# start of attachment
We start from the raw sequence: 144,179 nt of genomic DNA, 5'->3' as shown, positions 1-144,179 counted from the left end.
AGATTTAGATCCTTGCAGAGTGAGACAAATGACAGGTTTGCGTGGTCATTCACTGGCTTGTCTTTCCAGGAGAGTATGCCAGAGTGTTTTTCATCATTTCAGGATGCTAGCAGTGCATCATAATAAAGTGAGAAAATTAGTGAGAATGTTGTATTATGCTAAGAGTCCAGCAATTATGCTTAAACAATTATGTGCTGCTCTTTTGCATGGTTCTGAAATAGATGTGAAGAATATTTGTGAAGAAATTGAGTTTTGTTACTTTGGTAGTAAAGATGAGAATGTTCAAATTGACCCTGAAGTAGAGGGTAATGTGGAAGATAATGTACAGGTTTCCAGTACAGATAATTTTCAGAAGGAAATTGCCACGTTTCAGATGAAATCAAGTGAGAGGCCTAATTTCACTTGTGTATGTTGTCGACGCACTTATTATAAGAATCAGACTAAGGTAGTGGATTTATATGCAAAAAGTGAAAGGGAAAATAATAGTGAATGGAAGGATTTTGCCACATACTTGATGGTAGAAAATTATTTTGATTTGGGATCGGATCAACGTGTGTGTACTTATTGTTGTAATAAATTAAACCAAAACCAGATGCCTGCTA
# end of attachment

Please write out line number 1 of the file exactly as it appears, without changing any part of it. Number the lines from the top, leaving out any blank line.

We start from the raw sequence: 144,179 nt of genomic DNA, 5'->3' as shown, positions 1-144,179 counted from the left end.